The Fourth Stream

Rhythm and Blues is a genre that is so iconic to Black history. There are many aspects and factors to R&B and each period of time has its unique qualities. The First Stream of R&B, which took place during from the 1940 to the mid 1950s, is centered around regional sound and styles. The Second Stream took place from the mid-1950s to the mid-1960s. This “era” of R&B introduced the Sound of New Orleans, the Sounds of Chicago, etc. The Third Stream took place from the 1960s to the 1970s and introduced to the world many sections like The Motown Sound. The Fifth Stream, from the 1990s into the New Millennium, features many elements like the spoken word style of R&B.  However, in my opinion, the Fourth Stream of R&B is the most iconic and engaging. 

The Fourth Stream of Rhythm and Blues took place from the 1970s to 1980s. I’ll Be There by Jackson 5, Sweet Love by Anita Baker, Truly by Lionel Richie, and You Make Me Feel Brand New by The Stylistics are just four songs of a plethora of songs that were released during this era of R&B. Another important aspect of this period of R&B is the transitions that took place. During the 1970s, there was an evident mixture of genres. R&B generally began to “fade” from the spotlight while the emphasis was placed more on funk and disco. The themes of Rhythm and Blues were almost centered completely around love, romance and relationships. 

The transition into the 1980s incorporated Gospel-styled vocals and performances into Rhythm and Blues where artists would bend and shout along with other expressions of strong emotions. During this time, there were many blurred lines in regards to the structure of musical genres. Funk was evolving into other hybrid forms, and hip-hop and electronic dance became a major influencer of music in the Black community. During this period, the Crossover aesthetic, also known as Black Pop, was also very popular in R&B. We see this in songs such as If You’re Ever In My Arms Again by Peabo Bryson and Greatest Love of All by Whitney Houston.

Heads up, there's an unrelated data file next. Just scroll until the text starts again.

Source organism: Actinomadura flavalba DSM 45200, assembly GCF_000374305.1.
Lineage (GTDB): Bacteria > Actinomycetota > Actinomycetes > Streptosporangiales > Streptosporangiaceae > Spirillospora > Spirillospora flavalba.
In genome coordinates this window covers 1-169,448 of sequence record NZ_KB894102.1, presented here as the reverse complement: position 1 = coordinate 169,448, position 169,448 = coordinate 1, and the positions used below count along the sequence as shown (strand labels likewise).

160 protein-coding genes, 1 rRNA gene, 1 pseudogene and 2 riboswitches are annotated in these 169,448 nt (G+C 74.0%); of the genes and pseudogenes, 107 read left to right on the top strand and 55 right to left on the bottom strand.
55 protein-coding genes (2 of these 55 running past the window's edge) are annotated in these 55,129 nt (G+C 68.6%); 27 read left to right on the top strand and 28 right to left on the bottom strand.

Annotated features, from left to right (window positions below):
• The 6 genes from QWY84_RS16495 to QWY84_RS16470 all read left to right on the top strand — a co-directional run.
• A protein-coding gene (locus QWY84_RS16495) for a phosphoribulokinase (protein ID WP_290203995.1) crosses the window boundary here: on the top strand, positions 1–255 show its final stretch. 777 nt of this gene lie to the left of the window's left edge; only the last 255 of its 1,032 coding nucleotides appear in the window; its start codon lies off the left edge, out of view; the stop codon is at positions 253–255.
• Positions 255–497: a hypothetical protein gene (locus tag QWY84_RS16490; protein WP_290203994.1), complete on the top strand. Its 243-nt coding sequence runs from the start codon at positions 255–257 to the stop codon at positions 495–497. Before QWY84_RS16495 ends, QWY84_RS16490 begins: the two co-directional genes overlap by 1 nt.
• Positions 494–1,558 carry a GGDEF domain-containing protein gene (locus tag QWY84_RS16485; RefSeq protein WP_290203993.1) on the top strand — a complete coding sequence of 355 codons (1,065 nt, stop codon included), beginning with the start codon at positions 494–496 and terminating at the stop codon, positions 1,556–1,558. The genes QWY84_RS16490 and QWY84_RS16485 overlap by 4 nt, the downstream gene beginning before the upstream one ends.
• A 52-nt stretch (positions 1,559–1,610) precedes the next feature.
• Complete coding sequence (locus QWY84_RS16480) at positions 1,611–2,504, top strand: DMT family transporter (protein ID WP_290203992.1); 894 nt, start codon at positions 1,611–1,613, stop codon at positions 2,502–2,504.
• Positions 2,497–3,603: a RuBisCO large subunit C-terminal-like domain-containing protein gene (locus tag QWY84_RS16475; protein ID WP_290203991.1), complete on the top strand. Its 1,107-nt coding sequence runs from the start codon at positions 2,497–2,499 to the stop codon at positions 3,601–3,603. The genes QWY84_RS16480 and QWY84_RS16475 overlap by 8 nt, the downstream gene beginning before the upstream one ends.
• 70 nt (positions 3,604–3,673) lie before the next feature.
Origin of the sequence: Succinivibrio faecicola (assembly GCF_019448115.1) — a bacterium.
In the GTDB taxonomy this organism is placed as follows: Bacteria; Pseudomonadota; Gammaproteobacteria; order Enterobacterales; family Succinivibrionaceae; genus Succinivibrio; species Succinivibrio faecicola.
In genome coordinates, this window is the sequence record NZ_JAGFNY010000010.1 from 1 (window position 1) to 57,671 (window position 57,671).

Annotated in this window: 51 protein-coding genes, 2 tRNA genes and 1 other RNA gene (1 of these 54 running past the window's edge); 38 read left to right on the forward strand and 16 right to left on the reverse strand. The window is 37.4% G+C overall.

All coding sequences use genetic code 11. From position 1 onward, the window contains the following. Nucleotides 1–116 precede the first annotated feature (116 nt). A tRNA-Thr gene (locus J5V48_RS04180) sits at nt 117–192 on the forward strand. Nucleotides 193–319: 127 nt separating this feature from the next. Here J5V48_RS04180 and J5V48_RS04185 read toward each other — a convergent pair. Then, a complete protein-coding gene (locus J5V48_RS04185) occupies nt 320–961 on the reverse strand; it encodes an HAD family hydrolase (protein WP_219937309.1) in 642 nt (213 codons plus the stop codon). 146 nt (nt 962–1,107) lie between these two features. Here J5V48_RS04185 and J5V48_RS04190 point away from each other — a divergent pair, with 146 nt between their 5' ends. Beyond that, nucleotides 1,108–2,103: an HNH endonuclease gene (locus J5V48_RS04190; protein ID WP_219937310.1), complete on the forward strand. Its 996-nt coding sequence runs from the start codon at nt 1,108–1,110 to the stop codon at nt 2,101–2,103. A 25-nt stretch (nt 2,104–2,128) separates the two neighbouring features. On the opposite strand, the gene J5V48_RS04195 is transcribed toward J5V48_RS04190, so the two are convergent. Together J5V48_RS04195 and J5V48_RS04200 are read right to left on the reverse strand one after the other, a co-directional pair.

Other important elements of Rhythm and Blues in the 1970s and 1980s include Urban contemporary and Groove. Urban contemporary is the term used to describe songs playing on the radio station that included hip-hop, R&B, electronic dance, contemporary Black music or hybrids of these genres. Groove, however, is simply a “syncopated and repetitive rhythm foundation” made by the bass and drum. These aspects are very noticeable in songs such as I Really Didn’t Mean It by Luther Vandross.

In conclusion, although every stream of R&B is special and important, the Fourth Stream of Rhythm and Blues proves to be the most interesting era due to the many different transitions and elements introduced during this time.